“I was tired and I was angry and I was scared and—”
“I will remember it always with great pleasure.”
“Wait until I tell Bobby,” I said. “Harry and Chopper and all the other guys, too.”
“They’ll think I’m a jerk.”
“No, honey, they think I’m a jerk. They adore you. My friends have always liked you more than they’ve liked me. It’s something I’ve learned to live with.”
“I’m really not. Come on, now. Get up. Take this off.”
“I need to tell you, McKenzie, if you’re thinking what I think you’re thinking…”
“I’m thinking we need to dry you off and wrap you in a blanket and sit in front of the fire and cuddle.”
“Cuddle? Oh my God, what’s happening?”
“Do you have any wine left?”
“Yes, but I dropped the bottle in the tub. It’s half bathwater.”
“That’s okay. I have plenty of root beer.”
“The perfect end to a perfect day.”
Connie Evingson was my favorite jazz diva after Ella, Sarah, Billie, Etta, and maybe Shirley, and she was singing “The Girl from Ipanema” from the CD player as the Lexus crossed into Minnesota. So many lesser talents have covered the song over the decades that it has been transformed into the blandest of elevator music clichés. Yet she somehow managed to infuse it with the same sensuality, melancholy, and longing that could be heard in the original 1964 recording by Ant?nio Carlos Jobim, Astrud Gilberto, and Stan Getz. Which is why I was miffed when my cell phone interrupted the song.
I answered it the way I always do. “McKenzie.”
“McKenzie,” Victoria said in reply.
Nina mouthed, “Who is it?” and I told her.
“Put it on speakerphone.”
I did, raising my voice so I could be easily heard over the traffic. “What’s going on, Vic?”
“I found him,” she said.
“Juan Carlos Navarre, who do you think?”
“What do you mean, you found him?”
Nina leaned forward as she listened to the conversation.
“Remember,” Victoria said, “you told me to see if I could find out who shot up the kidnappers that grabbed whoever it was that Felipe Navarre paid ransom for that one time?”
“Vaguely,” I said.
“They were killed in ambush by the Guardia Civil. It’s Spain’s military-style police force, okay?”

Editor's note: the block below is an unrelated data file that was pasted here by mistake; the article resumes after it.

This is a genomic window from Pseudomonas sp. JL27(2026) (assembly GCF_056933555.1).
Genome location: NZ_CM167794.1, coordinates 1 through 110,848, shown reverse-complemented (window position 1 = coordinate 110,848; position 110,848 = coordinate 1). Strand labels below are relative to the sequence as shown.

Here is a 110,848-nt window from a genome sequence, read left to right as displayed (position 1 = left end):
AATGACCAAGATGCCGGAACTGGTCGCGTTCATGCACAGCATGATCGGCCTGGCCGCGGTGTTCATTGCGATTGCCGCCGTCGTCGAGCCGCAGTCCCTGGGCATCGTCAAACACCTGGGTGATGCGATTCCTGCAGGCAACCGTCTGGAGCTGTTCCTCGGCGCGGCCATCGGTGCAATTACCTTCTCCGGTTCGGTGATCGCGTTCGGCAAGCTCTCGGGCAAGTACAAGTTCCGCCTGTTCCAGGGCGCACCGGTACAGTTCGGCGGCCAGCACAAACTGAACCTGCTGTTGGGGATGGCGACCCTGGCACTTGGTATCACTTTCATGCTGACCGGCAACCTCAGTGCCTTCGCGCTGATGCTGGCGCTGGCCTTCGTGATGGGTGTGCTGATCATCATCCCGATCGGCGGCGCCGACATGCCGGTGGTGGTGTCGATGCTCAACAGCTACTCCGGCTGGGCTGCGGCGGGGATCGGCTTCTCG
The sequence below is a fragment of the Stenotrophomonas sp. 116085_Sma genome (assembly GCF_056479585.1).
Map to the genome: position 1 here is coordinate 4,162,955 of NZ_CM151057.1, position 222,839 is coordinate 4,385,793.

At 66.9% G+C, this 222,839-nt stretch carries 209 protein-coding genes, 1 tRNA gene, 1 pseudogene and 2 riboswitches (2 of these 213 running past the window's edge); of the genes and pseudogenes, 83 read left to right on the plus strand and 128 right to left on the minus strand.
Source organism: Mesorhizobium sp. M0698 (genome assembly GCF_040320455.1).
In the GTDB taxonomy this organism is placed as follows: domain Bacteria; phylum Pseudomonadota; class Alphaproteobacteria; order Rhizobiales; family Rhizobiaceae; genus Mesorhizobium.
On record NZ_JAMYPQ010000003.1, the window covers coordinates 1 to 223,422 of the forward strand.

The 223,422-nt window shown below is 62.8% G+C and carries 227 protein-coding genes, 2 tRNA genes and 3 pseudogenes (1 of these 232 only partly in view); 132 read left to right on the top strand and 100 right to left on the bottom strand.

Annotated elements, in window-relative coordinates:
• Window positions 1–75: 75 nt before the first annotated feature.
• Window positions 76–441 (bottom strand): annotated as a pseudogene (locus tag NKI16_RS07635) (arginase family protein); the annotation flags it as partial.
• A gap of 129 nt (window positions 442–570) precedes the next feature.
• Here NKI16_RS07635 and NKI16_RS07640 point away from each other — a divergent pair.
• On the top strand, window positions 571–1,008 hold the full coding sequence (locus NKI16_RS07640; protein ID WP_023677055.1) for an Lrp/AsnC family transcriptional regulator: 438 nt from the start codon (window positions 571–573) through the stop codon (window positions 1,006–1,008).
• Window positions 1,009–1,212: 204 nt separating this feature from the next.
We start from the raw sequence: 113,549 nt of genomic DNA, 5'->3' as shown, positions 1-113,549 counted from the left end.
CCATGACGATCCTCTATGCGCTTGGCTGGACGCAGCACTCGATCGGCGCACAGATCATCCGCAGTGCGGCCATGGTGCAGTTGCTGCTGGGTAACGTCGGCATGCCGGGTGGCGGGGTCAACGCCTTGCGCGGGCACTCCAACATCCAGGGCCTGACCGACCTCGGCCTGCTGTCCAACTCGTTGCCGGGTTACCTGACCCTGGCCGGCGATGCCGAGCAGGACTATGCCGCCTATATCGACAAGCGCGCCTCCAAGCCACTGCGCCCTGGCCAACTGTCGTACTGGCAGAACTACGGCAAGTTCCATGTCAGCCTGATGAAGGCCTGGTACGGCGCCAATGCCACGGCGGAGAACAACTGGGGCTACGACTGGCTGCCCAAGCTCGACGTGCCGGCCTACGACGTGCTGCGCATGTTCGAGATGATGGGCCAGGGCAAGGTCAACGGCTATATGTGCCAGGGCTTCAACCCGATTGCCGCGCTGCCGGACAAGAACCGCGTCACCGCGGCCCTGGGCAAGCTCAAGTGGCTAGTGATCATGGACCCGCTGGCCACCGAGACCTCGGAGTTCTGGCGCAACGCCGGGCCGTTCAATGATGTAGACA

“While looking for that, though, I found something else. What do they call that? There’s a word…”
“Serendipity,” Nina said.
“Oh, hi, Nina.”
“Hi. How’s your parents?”
“Better, now that Mom’s cutting me some slack.”
“Victoria,” I said.
“Oh, yeah. Serendipitously, I found an article printed seven years ago in El Mundo, El Mundo del Siglo Veintiuno—The World of the Twenty-first Century. Anyway, these guys are like Sixty Minutes; they have a reputation for investigative reporting. One of their more frequent targets is the Guardia Civil. They busted the commander for embezzling, among other things.
“About nine years ago, El Mundo printed a story that accused members of the Guardia Civil of acting as mercenaries in the employ of Felipe Navarre, who, it claimed, had paid them a reward for hunting down and killing the ETA guys that supposedly kidnapped his son—Juan Carlos Navarre.”
“No, no, no—now listen. According to El Mundo, it was all one big giant hoax. The ETA had nothing to do with the kidnapping. Instead, the paper claimed that Juan Carlos had staged the kidnapping to rip off the old man, and the old man used the Guardia Civil to kill the co-conspirators.”
“You’re kidding,” I repeated.
“I’m really not.”
“What happened to Juan Carlos?”
Nina was listening so intently that she moved across the seat, straining against her shoulder harness.
“He disappeared,” Victoria said. “The paper said that Felipe disowned Juan Carlos when he learned the truth about the kidnapping. Cut him off, cut him out—never spoke about him after that; wouldn’t even acknowledge that he had a son. There was speculation—at least a columnist at El Mundo speculated—that Felipe might have had his son killed, too. I don’t believe it, though.”
“The ransom money was never recovered. I think Juan Carlos took the cash and ran like hell and Felipe let him. Just let him go.”
“How much was the ransom?”
“Ten million euros.”
“How much is that in real money?”
“I looked it up—just over thirteen million dollars. McKenzie, what if he came to America?”
“Victoria—please tell me that you have a photograph.”
“I’m sorry, I don’t.”
“You already owe me one hundred dollars.”
“Find a photograph and I’ll pay your college tuition.”
“Whoa, Harvard, here I come.”
Nina leaned back in her seat after Victoria hung up. She smiled brightly.
“There might be a happy ending after all,” she said.
“What are you talking about?”